History

A POLITICAL FOOTBALL

Canada’s naval fleet was once the third largest on the high seas

NATHAN GREENFIELD January 10 2005
History

A POLITICAL FOOTBALL

Canada’s naval fleet was once the third largest on the high seas

NATHAN GREENFIELD January 10 2005

A POLITICAL FOOTBALL

History

Canada’s naval fleet was once the third largest on the high seas

NATHAN GREENFIELD

BY JAN. 10, 1910, when Prime Minister Wilfrid Laurier tabled his Naval Service Bill, the parliamentary consensus that a year earlier had supported the “speedy organization of a Canadian naval service” no longer existed. Conservative opposition leader Robert Borden, worried by the growth of Germany’s navy, criticized Laurier’s legislation for retaining the right to decide when Canadian warships would serve with the Royal Navy and called, instead, for Canada to fund a British battleship. Meanwhile, others from both parties dismissed the German threat and believed that anything larger than the Fisheries Protection Service would enmesh Canada in England’s wars. Still, Laurier had enough votes on May 4 to establish the Royal Canadian Navy, and for the rest of the century it would achieve great things— especially during the Second World War—but never escape being a political football.

During the First World War, the RCN went from a handful of ships to more than 100, including 12 Canadian-built, anti-submarine trawlers that swept the seas at the mouth of the St. Lawrence River, where convoys began the Atlantic crossing. The most audacious Canadian naval operation came when B.C. Premier Sir Richard McBride sent an official to Seattle on the day war was declared to purchase two Lí.S.-built submarines that Chile had not yet paid for. Once turned over to the RCN, they patrolled the West Coast for German vessels then operating out of neutral U.S. ports. Later, they became the first British Empire submarines to transit the Panama Canal. En route, fire broke out on one of the subs, overcoming most of the crew.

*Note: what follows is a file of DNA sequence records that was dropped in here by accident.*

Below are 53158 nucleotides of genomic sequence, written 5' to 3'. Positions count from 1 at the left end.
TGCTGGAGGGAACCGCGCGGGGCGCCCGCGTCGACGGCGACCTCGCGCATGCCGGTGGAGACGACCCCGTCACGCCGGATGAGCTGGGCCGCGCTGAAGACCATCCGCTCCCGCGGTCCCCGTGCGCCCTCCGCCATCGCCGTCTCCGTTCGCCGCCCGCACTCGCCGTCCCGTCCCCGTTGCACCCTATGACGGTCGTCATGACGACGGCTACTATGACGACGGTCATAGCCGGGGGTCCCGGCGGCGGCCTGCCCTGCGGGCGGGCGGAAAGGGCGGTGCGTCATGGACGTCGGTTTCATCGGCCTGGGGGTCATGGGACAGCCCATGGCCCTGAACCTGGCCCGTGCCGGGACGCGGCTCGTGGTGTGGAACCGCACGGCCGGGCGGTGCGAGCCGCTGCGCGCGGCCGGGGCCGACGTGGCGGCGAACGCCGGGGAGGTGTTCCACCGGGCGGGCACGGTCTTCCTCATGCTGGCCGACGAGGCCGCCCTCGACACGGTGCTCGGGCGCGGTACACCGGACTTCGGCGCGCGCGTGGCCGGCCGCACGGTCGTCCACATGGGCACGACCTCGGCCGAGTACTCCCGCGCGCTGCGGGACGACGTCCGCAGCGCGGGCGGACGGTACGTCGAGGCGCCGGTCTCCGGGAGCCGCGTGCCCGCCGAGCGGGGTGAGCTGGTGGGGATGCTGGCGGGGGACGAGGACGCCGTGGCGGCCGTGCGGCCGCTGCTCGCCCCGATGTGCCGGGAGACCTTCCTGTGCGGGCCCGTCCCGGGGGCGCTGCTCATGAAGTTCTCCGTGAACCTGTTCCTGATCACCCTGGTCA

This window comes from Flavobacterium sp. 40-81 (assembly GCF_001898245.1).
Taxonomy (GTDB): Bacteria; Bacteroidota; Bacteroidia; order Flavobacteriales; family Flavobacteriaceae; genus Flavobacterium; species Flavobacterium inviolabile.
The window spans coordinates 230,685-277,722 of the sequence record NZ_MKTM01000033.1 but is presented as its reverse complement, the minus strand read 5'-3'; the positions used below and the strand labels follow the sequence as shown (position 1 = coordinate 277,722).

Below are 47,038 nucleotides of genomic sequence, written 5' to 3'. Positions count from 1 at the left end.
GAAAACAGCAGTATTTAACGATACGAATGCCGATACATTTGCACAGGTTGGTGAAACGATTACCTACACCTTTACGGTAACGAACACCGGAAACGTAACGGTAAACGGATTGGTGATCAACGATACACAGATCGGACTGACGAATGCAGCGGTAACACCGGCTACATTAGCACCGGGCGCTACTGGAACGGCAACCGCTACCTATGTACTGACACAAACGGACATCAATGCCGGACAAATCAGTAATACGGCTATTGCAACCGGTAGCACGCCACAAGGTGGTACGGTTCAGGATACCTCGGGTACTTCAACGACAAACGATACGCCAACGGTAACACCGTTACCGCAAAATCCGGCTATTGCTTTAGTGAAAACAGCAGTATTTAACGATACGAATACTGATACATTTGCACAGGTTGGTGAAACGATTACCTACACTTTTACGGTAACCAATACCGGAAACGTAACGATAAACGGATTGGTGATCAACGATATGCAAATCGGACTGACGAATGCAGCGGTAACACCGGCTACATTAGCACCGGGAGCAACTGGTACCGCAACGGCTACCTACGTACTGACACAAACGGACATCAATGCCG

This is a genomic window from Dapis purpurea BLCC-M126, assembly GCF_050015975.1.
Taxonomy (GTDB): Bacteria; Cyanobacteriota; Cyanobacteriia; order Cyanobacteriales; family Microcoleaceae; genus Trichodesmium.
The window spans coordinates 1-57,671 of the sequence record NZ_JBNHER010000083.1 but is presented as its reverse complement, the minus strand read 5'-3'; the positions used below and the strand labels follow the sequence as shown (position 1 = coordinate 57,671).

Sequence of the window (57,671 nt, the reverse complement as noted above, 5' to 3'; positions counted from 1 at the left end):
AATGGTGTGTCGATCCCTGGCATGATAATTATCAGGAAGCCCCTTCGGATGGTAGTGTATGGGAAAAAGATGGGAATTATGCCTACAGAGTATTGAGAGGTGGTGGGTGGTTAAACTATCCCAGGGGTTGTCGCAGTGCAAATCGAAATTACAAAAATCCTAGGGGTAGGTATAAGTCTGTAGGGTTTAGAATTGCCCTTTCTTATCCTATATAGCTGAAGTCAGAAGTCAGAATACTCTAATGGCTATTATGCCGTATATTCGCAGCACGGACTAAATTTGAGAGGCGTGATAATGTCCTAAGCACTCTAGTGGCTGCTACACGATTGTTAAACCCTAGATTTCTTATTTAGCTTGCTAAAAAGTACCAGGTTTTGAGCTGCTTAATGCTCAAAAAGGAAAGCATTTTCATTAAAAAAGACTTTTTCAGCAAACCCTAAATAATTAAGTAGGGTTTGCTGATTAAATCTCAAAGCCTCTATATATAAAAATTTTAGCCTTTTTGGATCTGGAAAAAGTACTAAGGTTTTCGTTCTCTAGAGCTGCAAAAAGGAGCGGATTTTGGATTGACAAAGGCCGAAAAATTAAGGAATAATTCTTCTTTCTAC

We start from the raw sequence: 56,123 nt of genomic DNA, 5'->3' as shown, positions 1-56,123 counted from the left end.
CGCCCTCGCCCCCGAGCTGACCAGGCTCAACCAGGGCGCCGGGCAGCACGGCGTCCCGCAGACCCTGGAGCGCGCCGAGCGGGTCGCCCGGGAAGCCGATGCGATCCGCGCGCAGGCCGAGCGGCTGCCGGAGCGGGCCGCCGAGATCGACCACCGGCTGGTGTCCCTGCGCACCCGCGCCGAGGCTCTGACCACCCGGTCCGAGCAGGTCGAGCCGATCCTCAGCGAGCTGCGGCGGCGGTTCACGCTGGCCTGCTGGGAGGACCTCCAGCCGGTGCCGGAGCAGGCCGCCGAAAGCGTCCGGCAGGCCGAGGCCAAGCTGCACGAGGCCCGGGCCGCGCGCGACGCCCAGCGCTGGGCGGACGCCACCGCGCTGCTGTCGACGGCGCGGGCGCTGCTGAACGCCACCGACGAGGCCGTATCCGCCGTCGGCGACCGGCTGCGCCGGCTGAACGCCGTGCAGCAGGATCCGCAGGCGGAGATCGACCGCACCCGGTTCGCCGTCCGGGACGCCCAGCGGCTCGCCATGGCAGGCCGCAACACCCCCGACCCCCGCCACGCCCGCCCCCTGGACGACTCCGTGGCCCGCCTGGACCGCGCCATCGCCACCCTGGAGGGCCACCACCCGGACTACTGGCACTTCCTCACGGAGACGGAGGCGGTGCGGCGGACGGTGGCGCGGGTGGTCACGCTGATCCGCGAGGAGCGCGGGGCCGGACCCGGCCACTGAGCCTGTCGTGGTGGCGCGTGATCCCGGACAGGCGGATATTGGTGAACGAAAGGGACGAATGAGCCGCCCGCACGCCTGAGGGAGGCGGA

The immediate post-war years saw ambitious plans to further bolster our forces at sea. But in the 1920s, Prime Minister Mackenzie King slashed the naval estimates 40 per cent to $1.5 million, necessitating the scrapping of a cruiser and two subs. Writing half a century later, Rear Admiral Leonard Murray summed up Ottawa’s attitude at the time: “They would be pleased if someone made up his mind to take the whole navy out into the

middle of the ocean and sink it without a trace.” But as international tensions rose during the mid-1930s, King—who saw an effective navy as a way to avoid having to raise a large army—increased the estimates to $6.6 million by 1938, enough to enter the war the next year with six relatively modern Britishbuilt destroyers and seven smaller ships.

The almost 100,000 men who joined the RCN during the Second World War may have dreamed of great battles like the sink-

WITHIN two years

of VE Day, the navy had mothballed nearly all of its ships, leaving only seven vessels

ing of the Bismarck, but their main wartime mission—convoy escort duty—was more prosaic, if no less dangerous. Between 1939 and 1945, Canada lost 22 ships and nearly 1,000 men to enemy action while escorting some 25,000 merchant ships across the Atlantic. By 1945, Canada’s navy was the world’s third largest.

But within two years of VE Day, the RCN had mothballed nearly all its ships, leaving only four destroyers, two tribal cruisers and a single fleet carrier. In 1950, despite lacking ships to adequately defend our coasts, Ottawa sent

three destroyers to the UN “police action” in Korea. That December, a Canadian-led task force won decorations after steaming 30 km up the shallow Daido-ko River to extricate trapped UN units.

By 1958, to fulfill Canada’s NATO commitment, the government boosted the navy from a handful to 47 ships, including two aircraft carriers. But in the 1960s, political support for the RCN waned again, and 25 ships, including the carrier HMCS Bonaventure, were sold for scrap. “By the 1970s, the fleet was rusting out,” says naval historian Marc Milner. “Trudeau finally authorized its rebuilding in the late 1970s, but that was simply another iteration of the boom and bust cycle that characterizes Canadian defence spending.” And now, in the wake of the latest submarine tragedy when a sailor died last October in another submarine fire, Paul Martin must grapple with the perennial issue of whether to spend or scrap.